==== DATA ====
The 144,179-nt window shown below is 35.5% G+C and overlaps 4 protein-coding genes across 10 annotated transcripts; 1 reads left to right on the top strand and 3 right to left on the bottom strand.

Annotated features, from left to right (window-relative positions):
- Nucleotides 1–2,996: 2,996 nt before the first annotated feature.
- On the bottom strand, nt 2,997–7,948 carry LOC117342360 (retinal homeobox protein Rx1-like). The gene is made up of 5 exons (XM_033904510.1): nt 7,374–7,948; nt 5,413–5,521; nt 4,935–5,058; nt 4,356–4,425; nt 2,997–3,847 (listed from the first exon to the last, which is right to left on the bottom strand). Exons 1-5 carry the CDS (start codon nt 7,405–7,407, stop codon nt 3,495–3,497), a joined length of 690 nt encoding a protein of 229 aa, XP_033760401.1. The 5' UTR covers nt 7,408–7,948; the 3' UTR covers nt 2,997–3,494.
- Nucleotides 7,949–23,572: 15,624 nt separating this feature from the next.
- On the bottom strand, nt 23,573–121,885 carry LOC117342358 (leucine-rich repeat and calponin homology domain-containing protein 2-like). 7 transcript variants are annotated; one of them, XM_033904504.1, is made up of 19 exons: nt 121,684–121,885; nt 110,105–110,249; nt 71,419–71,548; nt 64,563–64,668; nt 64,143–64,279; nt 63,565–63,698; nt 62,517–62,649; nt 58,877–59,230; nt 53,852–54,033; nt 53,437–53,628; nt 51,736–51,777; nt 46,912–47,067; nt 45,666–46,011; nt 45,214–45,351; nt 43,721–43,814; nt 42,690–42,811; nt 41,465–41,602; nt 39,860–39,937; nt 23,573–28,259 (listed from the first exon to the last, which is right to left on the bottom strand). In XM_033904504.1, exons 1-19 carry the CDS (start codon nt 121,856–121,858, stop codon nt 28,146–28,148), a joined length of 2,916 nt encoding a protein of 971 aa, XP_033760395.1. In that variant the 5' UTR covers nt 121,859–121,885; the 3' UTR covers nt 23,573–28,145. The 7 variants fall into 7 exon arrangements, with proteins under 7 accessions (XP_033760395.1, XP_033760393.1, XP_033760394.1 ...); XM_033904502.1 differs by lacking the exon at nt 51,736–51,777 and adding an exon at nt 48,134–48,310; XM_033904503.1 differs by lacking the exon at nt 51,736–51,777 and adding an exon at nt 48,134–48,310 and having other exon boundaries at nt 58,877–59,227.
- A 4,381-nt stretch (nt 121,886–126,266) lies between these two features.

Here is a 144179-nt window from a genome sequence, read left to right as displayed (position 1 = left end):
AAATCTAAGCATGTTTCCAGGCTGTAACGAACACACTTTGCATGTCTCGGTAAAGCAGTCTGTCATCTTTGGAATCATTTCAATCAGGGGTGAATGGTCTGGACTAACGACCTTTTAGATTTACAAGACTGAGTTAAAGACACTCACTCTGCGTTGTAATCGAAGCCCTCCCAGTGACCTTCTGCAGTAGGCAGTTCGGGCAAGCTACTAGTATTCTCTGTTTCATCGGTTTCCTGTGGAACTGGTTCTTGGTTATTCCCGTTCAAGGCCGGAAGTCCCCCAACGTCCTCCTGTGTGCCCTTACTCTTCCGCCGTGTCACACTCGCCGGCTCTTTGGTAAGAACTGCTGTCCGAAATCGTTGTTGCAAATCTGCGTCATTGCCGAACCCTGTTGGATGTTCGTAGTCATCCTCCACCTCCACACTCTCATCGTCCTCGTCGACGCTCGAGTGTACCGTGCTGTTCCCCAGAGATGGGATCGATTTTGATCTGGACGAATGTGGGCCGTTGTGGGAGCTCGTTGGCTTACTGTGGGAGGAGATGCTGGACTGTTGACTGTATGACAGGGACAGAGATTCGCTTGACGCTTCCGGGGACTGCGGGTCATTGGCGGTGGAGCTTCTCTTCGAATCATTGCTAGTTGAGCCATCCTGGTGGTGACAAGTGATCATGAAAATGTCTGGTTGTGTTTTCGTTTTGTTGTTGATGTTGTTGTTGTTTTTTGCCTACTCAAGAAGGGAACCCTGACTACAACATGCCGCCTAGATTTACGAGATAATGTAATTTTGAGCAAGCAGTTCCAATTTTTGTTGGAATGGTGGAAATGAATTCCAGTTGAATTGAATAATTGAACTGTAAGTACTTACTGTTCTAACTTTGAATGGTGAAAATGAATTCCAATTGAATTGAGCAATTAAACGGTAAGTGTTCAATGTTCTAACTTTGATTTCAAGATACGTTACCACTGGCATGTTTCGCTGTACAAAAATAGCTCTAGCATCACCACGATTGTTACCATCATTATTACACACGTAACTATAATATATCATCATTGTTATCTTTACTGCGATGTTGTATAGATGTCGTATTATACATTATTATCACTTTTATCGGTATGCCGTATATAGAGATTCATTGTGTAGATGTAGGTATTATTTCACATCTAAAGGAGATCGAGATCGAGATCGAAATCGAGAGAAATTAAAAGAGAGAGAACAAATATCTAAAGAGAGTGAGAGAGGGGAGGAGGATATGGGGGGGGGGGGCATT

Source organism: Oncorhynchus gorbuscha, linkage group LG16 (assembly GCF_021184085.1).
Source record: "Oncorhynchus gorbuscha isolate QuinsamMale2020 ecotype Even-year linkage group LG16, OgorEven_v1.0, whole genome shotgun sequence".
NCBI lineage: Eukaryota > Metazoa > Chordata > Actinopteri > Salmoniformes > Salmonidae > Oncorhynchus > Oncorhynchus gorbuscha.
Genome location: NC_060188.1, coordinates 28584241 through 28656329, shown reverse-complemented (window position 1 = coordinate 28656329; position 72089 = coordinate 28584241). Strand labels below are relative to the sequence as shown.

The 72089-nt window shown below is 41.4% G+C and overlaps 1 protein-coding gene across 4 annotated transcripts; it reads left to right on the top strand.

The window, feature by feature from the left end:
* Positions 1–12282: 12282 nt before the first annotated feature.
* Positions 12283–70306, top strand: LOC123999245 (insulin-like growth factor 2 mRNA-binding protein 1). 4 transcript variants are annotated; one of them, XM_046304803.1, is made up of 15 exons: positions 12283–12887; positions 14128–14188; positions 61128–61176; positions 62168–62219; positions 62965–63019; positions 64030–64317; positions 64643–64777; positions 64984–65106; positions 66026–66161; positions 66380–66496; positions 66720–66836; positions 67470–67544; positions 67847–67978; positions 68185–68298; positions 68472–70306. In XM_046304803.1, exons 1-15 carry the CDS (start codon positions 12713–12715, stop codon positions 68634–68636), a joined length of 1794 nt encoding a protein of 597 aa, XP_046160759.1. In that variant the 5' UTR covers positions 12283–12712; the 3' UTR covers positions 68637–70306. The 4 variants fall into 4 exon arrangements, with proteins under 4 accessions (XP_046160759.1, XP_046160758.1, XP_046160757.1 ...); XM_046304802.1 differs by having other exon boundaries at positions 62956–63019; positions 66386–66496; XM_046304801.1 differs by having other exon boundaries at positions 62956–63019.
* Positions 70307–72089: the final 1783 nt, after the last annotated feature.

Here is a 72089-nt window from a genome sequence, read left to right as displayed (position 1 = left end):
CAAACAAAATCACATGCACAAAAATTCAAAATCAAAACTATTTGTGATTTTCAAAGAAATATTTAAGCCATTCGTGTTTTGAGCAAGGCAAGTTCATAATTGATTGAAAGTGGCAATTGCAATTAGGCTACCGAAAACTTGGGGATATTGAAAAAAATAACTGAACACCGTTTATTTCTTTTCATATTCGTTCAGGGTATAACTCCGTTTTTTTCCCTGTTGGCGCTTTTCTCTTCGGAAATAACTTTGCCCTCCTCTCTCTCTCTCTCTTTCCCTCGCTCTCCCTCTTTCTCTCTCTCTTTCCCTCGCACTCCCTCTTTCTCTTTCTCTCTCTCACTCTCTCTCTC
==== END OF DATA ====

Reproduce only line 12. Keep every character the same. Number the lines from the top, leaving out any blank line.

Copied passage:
NCBI lineage: Eukaryota > Metazoa > Chordata > Actinopteri > Salmoniformes > Salmonidae > Oncorhynchus > Oncorhynchus gorbuscha.